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What is the Proper Balance Between Loving and...
Sadhika Pant
 April 16 2024 at 11:58 am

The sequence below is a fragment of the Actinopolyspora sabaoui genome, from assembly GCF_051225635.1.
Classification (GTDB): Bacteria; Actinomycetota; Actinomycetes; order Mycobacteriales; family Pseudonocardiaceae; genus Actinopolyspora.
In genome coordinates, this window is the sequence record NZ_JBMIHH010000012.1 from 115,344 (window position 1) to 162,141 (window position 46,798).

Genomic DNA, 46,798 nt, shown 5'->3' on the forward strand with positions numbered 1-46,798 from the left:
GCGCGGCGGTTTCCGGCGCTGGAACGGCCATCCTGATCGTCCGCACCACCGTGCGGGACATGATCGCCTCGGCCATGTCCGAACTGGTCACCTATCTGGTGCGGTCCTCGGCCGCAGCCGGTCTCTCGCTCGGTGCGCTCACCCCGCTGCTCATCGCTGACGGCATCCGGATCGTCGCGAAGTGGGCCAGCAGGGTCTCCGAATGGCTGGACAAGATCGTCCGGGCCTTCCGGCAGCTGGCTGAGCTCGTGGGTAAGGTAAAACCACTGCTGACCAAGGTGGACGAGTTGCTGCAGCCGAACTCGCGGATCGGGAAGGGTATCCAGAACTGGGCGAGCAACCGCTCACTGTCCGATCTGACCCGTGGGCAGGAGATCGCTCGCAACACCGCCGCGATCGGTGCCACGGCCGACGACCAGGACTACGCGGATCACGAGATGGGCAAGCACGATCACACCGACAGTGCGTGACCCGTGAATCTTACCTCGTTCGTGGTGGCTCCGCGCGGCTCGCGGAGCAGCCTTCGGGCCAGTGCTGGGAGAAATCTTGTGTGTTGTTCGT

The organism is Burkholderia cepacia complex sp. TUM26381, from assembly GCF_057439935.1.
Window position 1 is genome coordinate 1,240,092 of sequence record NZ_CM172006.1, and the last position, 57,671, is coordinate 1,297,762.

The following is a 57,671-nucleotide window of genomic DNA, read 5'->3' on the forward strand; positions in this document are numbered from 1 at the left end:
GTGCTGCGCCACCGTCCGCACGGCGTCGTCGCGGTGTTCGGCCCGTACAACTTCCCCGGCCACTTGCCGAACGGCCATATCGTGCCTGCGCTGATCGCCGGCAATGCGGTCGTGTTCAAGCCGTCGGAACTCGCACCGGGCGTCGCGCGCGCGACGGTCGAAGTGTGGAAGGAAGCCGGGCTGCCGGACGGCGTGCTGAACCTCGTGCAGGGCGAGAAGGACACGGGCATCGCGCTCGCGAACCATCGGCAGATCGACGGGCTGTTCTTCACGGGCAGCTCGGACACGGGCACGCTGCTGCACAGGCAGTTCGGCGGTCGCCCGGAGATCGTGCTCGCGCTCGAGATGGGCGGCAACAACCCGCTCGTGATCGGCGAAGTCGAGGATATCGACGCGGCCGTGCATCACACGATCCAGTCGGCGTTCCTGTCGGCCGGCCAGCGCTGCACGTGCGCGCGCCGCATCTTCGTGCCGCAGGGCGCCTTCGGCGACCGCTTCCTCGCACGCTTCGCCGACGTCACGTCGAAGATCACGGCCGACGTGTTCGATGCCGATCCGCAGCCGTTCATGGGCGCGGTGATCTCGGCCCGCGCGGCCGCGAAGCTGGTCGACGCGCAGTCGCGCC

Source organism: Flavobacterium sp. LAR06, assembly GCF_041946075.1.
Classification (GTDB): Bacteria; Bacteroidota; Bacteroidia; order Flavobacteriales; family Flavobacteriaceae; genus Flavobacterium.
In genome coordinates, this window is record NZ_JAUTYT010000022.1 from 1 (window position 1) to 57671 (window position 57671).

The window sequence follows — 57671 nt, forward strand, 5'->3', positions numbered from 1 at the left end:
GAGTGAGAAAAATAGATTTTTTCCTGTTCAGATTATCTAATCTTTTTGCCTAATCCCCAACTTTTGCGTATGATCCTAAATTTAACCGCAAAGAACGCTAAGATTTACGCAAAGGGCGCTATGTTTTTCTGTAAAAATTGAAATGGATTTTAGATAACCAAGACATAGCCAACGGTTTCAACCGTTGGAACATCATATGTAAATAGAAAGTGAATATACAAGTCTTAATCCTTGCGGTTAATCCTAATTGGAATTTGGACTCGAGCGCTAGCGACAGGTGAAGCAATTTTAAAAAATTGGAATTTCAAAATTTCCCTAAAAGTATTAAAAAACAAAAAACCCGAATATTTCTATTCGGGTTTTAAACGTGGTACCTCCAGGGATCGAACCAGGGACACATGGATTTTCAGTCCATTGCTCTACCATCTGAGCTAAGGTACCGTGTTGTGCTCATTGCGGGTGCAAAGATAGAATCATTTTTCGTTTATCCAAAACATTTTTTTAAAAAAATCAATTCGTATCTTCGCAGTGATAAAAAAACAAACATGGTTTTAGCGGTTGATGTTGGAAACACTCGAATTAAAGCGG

This question has been cropping up in my mind again and again of late. Loving God encompasses feelings of adoration, reverence, and devotion. It involves a deep emotional connection and a desire to cultivate a relationship based on love, trust, and intimacy. Love prompts acts of worship, gratitude, and service as expressions of devotion towards the divine. On the other hand, fearing God involves a sense of awe, respect, and humility in the face of the divine's power, authority, and majesty. Fear in this context does not necessarily imply terror or dread but rather a profound awareness of God's transcendence and sovereignty. It can inspire obedience, piety, and a healthy reverence for divine will and moral principles. How does Hinduism answer this question? Finding the proper balance between these two attitudes is a complex endeavour and different traditions preach different modes of relating to the divine. At the risk of overwriting my own interpretation more than is justified over the wide-ranging perspectives encompassed by Hinduism, I would say that the relationship between devotee and deity in this faith is characterised more by intense love and devotion, known as Bhakti, than by fear. From this standpoint, love is considered paramount. The Bhagavad Gita, a central text in Hindu philosophy, elucidates the importance of devotion and love towards the divine. For instance, in Chapter 9, Verse 22, Lord Krishna says, “Those who are always full of love, who worship Me with exclusive devotion, meditating on My transcendental form - to them I carry what they lack and preserve what they have.” However, the concept of fear (or awe) in relation to God is not entirely absent in Hindu thought. Some Hindu traditions, particularly those influenced by Shaivism (worship of Lord Shiva, the destroyer), acknowledge the paradoxical nature of the divine, which encompasses both benevolent and wrathful aspects. In these traditions, fear may arise from a profound reverence for the awe-inspiring power and cosmic order (dharma) maintained by the divine. Another aspect of Hinduism which deserves mention here, is that God is not held to be the authority tasked with punishing sinners. The law of karma (actions and their consequences) evokes a certain fear among Hindus, but this fear arises not from a punitive deity, but from the recognition that negative actions lead to negative consequences. In this sense, fearing God could be seen as a form of respect for the cosmic order rather than a dread of punishment. All in all, I would say that Hinduism characterises the relationship with God to be one of love, with fear playing a very small role (if at all) in maintaining humility and reverence towards the divine. How do other faiths answer this question? In Judaism, the concept of fearing God, known as "Yirat Hashem," is deeply rooted in the Old Testament. Proverbs 9:10 famously states, “The fear of the Lord is the beginning of wisdom, and knowledge of the Holy One is understanding.” At the same time, Judaism also places a strong emphasis on love for God, as expressed in the commandment to "love the Lord your God with all your heart, with all your soul, and with all your strength" (Deuteronomy 6:5). This love is characterised by devotion, loyalty, and obedience to God's commandments, as exemplified by figures like Abraham, Moses, and King David in Jewish tradition. Christianity similarly emphasises both love and fear in the context of the relationship with God. In the New Testament, Jesus Christ teaches about the importance of loving God and loving one's neighbour as oneself (Matthew 22:37-39). The Apostle John reaffirms this message, stating, "There is no fear in love. But perfect love drives out fear because fear has to do with punishment" (1 John 4:18). Here, love is portrayed as the antidote to fear, suggesting that a deep, intimate relationship with God dispels apprehension and dread. However, Christianity also acknowledges the importance of reverential fear towards God. Jesus himself teaches his disciples, "Do not be afraid of those who kill the body but cannot kill the soul. Rather, be afraid of the One who can destroy both soul and body in hell" (Matthew 10:28). This fear is not based on a fear of punishment alone but on a recognition of God's power, holiness, and judgement. Christians believe that God's love, grace, and mercy are freely given to those who trust in Him, inviting them into a relationship marked by love, forgiveness, and reconciliation. Relevance in day to day prayer Keeping aside the philosophy for a moment, the question becomes relevant in day to day prayer rituals. Take, for example, the common dilemmas encountered in everyday life, such as the moments of worry or uncertainty. The anxiety preceding a routine medical checkup. Or the guilt and fear one feels when a sinful thought crosses one's mind, followed swiftly by a prayer of apology. In such instances, the fear experienced, characteristic of a God-fearing individual, can be viewed as a factor that strengthens faith. And why not? If one experiences a fear of God each time a transgression occurs or whenever fear arises, it implies that one's thoughts often turn to God, perhaps as frequently as they do to one's own shortcomings. On the other hand, as a Hindu, I ask myself: What brings on the fear? Unwavering faith in God, or a lack thereof? More devoted Hindus than myself might argue that to give in to fear signifies a faltering faith in a deity whose omnipotence and benevolence can orchestrate miracles to guide us through adversity. They would say that God's love and forgiveness are boundless, akin to an expansive ocean capable of purifying our souls, even amidst the muddied currents of our transgressions. With the blessings of such a God, the decision to fear undermines the love of God. I have no clear answer. But that’s okay. Certain questions must be allowed to linger in our contemplation. This is not a question to which one can simply borrow someone else's answer, no matter how convincing. The answer we must find by ourselves, even if it emerges incoherently.